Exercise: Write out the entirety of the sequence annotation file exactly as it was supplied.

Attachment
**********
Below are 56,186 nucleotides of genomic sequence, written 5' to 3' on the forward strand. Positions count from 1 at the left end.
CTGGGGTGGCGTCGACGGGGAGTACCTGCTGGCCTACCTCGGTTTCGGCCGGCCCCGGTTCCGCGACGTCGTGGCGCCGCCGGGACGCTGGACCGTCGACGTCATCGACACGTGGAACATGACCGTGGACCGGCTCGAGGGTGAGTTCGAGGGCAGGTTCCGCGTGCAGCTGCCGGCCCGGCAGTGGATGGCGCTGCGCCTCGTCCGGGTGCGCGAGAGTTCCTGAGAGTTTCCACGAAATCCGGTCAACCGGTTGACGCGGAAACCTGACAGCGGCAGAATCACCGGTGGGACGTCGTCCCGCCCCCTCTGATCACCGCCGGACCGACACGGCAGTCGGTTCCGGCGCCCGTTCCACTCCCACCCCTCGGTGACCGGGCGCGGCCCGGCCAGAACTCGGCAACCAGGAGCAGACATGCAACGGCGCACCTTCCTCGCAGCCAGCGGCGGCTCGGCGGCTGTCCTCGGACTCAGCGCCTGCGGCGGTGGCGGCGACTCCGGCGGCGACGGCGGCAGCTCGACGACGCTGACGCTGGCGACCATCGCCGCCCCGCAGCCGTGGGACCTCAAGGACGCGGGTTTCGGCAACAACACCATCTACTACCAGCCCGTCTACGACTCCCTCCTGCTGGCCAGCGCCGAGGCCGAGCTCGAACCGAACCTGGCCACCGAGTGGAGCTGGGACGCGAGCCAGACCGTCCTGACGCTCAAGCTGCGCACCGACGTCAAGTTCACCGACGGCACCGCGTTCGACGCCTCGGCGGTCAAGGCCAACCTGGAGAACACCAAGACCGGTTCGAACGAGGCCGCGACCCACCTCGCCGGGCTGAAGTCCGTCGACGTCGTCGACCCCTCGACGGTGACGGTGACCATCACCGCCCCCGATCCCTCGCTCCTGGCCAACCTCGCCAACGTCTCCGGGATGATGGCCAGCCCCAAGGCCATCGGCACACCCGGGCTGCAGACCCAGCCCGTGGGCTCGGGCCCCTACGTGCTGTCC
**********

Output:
Below are 56,186 nucleotides of genomic sequence, written 5' to 3' on the forward strand. Positions count from 1 at the left end.
CTGGGGTGGCGTCGACGGGGAGTACCTGCTGGCCTACCTCGGTTTCGGCCGGCCCCGGTTCCGCGACGTCGTGGCGCCGCCGGGACGCTGGACCGTCGACGTCATCGACACGTGGAACATGACCGTGGACCGGCTCGAGGGTGAGTTCGAGGGCAGGTTCCGCGTGCAGCTGCCGGCCCGGCAGTGGATGGCGCTGCGCCTCGTCCGGGTGCGCGAGAGTTCCTGAGAGTTTCCACGAAATCCGGTCAACCGGTTGACGCGGAAACCTGACAGCGGCAGAATCACCGGTGGGACGTCGTCCCGCCCCCTCTGATCACCGCCGGACCGACACGGCAGTCGGTTCCGGCGCCCGTTCCACTCCCACCCCTCGGTGACCGGGCGCGGCCCGGCCAGAACTCGGCAACCAGGAGCAGACATGCAACGGCGCACCTTCCTCGCAGCCAGCGGCGGCTCGGCGGCTGTCCTCGGACTCAGCGCCTGCGGCGGTGGCGGCGACTCCGGCGGCGACGGCGGCAGCTCGACGACGCTGACGCTGGCGACCATCGCCGCCCCGCAGCCGTGGGACCTCAAGGACGCGGGTTTCGGCAACAACACCATCTACTACCAGCCCGTCTACGACTCCCTCCTGCTGGCCAGCGCCGAGGCCGAGCTCGAACCGAACCTGGCCACCGAGTGGAGCTGGGACGCGAGCCAGACCGTCCTGACGCTCAAGCTGCGCACCGACGTCAAGTTCACCGACGGCACCGCGTTCGACGCCTCGGCGGTCAAGGCCAACCTGGAGAACACCAAGACCGGTTCGAACGAGGCCGCGACCCACCTCGCCGGGCTGAAGTCCGTCGACGTCGTCGACCCCTCGACGGTGACGGTGACCATCACCGCCCCCGATCCCTCGCTCCTGGCCAACCTCGCCAACGTCTCCGGGATGATGGCCAGCCCCAAGGCCATCGGCACACCCGGGCTGCAGACCCAGCCCGTGGGCTCGGGCCCCTACGTGCTGTCC